Cooling Failure Prediction
Failure model prediction is a key benefit that CFD modeling can provide. All cooling units need to be serviced periodically, and they completely fail occasionally. Predicting the thermal condition of the room ahead of the failure is vitally important to the data center operator. Knowing which servers will need to be shut down, or which cooling units are the most critical to the room, can be accurately and precisely predicted well in advance, and procedures can then be developed to follow in those cases.
What to Look for in a CFD Model
Here are some key factors to consider when seeking a CFD model:
- User friendly: The last thing you need is another complex system—be sure to choose a model that is easy to use, is easy to understand and can be easy displayed to others (such as the C-Suite) who may not be as tech savvy.
- Scalability: Be sure to choose a solution that will scale with you as new components (files, CRACs, racks, tiles, servers and so on) are added.
- Cloud-Based: The cloud enables lower upfront investment, as it doesn’t require a dedicated server in your data center.
- Flexible and Extensible: Be sure the system is flexible and extensible for integration with either upstream or downstream applications. For example, data from other DCIM applications can be fed directly into the system to speed model preparation.
- Maximum Output: Look for a system that has options for output reports to ensure variety in how the information can be presented (graphs, charts, etc.). Every organization has its own methods, and this feature will benefit the usefulness of the data—it is meaningless unless it can convey the message to decision makers.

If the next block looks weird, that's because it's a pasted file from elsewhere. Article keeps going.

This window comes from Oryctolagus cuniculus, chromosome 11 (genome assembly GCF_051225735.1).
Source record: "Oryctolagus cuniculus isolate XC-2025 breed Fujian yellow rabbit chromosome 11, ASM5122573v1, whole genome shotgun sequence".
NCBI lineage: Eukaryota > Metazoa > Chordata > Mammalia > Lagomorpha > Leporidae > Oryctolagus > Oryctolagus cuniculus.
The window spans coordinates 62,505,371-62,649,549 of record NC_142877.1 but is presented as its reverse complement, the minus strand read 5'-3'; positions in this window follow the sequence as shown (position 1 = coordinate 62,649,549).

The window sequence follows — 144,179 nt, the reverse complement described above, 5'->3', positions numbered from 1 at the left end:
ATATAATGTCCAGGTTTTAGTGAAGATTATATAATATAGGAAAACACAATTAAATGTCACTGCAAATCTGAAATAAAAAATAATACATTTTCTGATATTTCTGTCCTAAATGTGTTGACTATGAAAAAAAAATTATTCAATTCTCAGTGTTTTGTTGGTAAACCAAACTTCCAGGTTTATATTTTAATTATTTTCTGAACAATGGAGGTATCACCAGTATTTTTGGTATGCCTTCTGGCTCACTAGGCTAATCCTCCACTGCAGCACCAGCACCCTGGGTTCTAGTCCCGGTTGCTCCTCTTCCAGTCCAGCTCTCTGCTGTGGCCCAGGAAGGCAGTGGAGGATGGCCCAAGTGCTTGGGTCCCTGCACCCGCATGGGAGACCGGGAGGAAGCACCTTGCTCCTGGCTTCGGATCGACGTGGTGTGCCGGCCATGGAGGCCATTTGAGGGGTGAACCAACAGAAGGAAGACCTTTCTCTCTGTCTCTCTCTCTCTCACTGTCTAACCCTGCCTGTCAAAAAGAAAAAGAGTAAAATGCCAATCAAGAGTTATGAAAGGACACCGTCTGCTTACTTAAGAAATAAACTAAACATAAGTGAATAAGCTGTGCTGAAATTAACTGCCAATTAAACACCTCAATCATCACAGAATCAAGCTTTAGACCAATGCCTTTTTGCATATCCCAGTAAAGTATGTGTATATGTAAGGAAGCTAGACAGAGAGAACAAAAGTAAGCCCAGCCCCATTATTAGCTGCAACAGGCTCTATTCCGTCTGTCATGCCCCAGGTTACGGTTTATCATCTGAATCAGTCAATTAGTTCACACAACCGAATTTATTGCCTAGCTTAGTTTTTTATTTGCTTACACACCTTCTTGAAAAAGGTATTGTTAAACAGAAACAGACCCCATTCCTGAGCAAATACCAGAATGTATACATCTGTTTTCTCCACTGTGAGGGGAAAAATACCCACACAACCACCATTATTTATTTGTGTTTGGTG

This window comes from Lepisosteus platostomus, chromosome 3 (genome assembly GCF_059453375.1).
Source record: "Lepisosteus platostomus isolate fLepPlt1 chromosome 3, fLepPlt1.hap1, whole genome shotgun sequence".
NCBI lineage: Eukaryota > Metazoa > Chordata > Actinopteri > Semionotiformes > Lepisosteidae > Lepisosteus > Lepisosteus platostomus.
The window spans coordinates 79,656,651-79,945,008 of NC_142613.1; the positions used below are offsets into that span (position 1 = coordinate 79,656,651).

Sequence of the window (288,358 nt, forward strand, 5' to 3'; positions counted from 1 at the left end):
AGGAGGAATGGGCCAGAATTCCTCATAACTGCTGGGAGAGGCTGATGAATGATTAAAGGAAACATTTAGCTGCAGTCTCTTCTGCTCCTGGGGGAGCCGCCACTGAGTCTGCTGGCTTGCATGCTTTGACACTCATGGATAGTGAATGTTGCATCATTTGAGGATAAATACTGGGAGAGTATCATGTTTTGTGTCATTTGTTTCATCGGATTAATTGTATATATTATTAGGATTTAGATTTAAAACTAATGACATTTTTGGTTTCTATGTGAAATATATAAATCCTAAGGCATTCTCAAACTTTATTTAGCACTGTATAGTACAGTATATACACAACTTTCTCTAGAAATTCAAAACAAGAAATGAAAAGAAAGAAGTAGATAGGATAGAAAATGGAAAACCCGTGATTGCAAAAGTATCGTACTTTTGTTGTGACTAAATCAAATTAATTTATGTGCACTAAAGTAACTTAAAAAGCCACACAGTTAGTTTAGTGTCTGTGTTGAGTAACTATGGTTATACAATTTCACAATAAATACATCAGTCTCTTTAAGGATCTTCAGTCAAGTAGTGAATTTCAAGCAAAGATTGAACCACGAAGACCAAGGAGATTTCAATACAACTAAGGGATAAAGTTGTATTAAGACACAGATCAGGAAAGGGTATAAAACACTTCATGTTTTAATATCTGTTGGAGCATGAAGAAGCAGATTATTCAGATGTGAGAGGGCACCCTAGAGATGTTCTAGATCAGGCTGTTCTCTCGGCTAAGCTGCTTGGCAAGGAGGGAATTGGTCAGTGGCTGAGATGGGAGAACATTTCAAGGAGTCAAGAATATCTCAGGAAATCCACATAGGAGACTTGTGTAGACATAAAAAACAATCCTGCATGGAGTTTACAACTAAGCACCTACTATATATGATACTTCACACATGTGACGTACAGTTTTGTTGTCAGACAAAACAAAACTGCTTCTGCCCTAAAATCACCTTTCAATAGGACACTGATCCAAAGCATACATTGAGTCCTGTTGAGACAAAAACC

As the price and complexity of CFD modeling continues to decline, the use of this technology will become more widespread. Data center design engineers will use the tool to create more-energy-efficient and robust designs. The CFD model will then be passed along to the data center operators for ongoing use as a planning and prediction tool. As changes are made to the servers, cooling units or rack locations, new information would automatically be passed to the CFD model from upstream DCIM software, or from sensors in the room. The CFD model would run in the background and predict any potential problems that may occur, and it would be preset with failure scenarios (such as CRAC failure scenarios) that alert the operator to a potential situation well in advance. This type of “predictive modeling” has real value for data center operators. By combining an SaaS-based delivery method, the low cost of cloud computing and an easy-to-use GUI, the benefits of CFD modeling can enjoyed by a much wider audience and can become an integral part of the entire data center design and operational process.
About the Author
Paul Bemis has over 20 years experience in the high technology marke, having held executive positions at ANSYS, Fluent, HP and Apollo Computer. He is currently the President and CEO of Applied Math Modeling, a supplier of the CoolSim data center modeling software and services. Bemis has a BSME from the University of New Hampshire and an MSEE and MBA from Northeastern University in Boston.
Photo courtesy of .RGB.